Capra was intent on making the movie as realistic as possible. He and the scriptwriter, Sidney Buchman, travelled to Washington, D.C., to do research. They toured Washington via a sightseeing bus, just like the main character in the script. They investigated every detail of the Senate Chamber, Congressional offices, cloakrooms, National Press Club, and the monuments. The movie shows a young boy at the Lincoln Memorial reading the Gettysburg Address out loud to his grandfather. That scene came about because Capra witnessed a young boy doing that very thing and was moved by it.
The role of Jefferson Smith was challenging. It required the portrayal of thoughtful moments, angry outbursts, exhilaration, humor, nervousness, clumsiness, and honest conviction. Jimmy Stewart mastered them all beautifully, which boosted him rapidly to stardom. Jean Arthur played a “sarcastic and cynical” secretary—Miss Saunders. Jean gave a convincing portrayal of an “intelligent and resourceful” woman, and her transformation from disillusionment to enthusiasm adds a great deal to the story. Other talented actors are well cast in the story—Claude Rains, Edward Arnold, Thomas Mitchell, Eugene Palette, Guy Kibbee, and Harry Carey. The unforgettable scene of Smith’s speech in the Senate was shot with up to six different cameras. Jimmy had a doctor apply a solution with mercury chloride to his throat to swell his vocal chords in order to achieve realistic hoarseness for the end of his filibuster.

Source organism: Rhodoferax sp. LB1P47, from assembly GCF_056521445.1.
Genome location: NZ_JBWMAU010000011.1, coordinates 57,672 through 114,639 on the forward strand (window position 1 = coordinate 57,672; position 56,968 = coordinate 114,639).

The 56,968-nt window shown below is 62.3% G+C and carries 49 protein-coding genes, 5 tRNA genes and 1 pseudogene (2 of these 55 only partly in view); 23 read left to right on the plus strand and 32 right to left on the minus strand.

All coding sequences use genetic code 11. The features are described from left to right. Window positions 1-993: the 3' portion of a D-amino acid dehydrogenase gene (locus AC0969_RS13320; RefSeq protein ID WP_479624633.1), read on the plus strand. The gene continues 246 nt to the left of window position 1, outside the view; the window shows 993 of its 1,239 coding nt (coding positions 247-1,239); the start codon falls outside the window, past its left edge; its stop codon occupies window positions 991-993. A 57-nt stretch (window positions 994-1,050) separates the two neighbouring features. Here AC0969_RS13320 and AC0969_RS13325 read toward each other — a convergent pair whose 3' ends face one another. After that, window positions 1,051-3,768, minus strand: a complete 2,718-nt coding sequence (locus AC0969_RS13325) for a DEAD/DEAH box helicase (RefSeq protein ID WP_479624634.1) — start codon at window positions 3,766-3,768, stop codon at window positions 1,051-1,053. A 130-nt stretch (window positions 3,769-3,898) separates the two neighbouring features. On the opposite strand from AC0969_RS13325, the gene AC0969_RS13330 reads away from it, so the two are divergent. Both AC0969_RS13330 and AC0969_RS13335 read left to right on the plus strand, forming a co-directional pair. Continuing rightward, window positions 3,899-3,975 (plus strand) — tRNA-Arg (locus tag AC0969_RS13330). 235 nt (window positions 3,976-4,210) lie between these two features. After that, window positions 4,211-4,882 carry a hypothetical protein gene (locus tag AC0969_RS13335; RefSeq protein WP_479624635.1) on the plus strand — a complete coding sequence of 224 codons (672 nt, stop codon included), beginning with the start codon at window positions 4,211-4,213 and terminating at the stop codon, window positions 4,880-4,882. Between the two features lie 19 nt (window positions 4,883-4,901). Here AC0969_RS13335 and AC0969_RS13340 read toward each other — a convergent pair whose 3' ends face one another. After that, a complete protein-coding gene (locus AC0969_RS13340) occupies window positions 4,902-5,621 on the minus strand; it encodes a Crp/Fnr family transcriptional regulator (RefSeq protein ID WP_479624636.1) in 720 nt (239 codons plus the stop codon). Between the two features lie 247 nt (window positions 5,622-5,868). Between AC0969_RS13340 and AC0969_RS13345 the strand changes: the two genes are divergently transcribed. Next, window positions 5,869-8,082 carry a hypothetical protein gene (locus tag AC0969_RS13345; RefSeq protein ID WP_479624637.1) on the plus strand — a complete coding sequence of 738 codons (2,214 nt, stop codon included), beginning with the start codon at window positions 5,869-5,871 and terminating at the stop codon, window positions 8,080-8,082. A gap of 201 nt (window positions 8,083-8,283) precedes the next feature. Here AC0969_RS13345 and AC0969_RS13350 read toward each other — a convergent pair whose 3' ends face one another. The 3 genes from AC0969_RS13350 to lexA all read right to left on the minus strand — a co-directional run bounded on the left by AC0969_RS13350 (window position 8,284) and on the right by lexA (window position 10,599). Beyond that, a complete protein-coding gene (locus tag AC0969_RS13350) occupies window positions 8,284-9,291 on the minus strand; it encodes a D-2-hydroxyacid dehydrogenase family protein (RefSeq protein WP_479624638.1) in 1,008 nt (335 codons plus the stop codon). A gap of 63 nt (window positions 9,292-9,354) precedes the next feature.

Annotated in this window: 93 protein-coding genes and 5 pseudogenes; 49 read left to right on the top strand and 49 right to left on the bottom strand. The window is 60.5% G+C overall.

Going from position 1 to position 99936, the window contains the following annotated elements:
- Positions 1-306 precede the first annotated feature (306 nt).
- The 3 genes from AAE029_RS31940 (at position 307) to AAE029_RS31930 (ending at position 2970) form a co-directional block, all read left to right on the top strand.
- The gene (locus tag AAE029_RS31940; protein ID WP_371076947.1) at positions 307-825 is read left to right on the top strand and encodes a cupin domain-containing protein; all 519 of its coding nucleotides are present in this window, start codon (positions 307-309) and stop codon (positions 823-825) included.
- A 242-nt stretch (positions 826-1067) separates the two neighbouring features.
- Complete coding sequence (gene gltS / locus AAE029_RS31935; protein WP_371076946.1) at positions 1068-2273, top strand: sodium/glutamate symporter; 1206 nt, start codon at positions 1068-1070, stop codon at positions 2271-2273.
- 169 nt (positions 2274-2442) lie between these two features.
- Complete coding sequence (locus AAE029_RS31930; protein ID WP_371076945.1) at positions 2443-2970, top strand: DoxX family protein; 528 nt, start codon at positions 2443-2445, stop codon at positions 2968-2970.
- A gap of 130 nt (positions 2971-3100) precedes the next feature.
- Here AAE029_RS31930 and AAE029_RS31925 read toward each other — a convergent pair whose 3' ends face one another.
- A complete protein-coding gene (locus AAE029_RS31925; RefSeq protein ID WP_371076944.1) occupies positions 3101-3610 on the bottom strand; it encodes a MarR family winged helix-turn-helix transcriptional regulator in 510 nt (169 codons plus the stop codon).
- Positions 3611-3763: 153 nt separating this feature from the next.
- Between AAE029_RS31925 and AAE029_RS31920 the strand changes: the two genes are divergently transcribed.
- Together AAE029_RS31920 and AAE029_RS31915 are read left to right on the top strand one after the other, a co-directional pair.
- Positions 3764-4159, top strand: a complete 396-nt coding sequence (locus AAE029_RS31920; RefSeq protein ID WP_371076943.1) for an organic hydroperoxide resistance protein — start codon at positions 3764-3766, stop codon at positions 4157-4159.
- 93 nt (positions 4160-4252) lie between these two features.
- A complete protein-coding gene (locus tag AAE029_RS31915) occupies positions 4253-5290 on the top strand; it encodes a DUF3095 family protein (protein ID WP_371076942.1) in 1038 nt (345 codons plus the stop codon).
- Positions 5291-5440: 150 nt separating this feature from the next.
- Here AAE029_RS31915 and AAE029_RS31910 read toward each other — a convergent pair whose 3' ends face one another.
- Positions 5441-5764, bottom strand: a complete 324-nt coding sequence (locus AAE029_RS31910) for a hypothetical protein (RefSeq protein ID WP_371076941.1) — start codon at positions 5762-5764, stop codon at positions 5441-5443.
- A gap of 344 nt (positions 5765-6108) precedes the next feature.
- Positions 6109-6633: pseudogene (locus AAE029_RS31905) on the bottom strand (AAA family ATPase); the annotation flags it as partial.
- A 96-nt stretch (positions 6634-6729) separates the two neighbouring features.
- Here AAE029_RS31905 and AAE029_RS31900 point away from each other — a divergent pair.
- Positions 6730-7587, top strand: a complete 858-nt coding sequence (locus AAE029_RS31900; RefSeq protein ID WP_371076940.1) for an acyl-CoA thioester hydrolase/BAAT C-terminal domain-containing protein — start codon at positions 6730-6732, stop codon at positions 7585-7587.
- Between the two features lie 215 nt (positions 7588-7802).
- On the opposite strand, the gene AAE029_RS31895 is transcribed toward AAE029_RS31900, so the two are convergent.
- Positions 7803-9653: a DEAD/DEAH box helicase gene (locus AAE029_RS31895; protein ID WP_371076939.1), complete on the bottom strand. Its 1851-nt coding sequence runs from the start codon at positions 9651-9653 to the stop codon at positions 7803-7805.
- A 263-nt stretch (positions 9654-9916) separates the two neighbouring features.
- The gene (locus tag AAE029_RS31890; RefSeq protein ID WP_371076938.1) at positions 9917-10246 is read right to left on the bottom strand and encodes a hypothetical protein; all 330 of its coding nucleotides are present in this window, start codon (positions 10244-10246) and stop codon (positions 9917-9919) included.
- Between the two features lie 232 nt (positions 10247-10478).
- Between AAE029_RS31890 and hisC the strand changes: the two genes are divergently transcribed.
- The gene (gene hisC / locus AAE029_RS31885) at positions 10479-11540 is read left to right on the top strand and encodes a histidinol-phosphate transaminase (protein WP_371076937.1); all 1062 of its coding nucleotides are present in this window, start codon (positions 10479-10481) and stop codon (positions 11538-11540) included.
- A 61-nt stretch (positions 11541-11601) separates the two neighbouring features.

Here is a brief summary of the plot line. If you want to be surprised, skip this paragraph. Jefferson Smith is sent to Washington to fill the remainder of the term of a senator who died. Smith is naïve, when it comes to Washington politics. Smith’s goal is to see the establishment of a national camp for boys. He discovers corruption and, as a result, is faced with retaliation. Miss Saunders, a friend of Smith’s, suggests that he filibuster while others try to print up the real story and distribute it. I will leave it there. I won’t reveal the ending. If you have already seen it, you probably remember the ending. Even if you’ve watched it before, it’s certainly worth watching again.
I consulted the Common Sense Media website. It showed that parents and children agreed this comedy-drama is appropriate for ages 9 and up. It warns that there is some drinking, plenty of smoking, and some mild violence, but gives it high marks for educational value, positive messages, and positive role models. No bad language. Yea! One reviewer gave it a 5-star rating and said, “Absolutely amazing film even though it is 70 years old.” [That was posted about 11 years ago. It is 81 years old as of this writing.]
This movie lasts 2 hours and 9 minutes. It is 2 hours and 9 minutes that will go by quickly and make an impact. It shows how very important it is to vote in good leaders and demand truth from the media. Below is a short trailer to give you just a taste of the movie.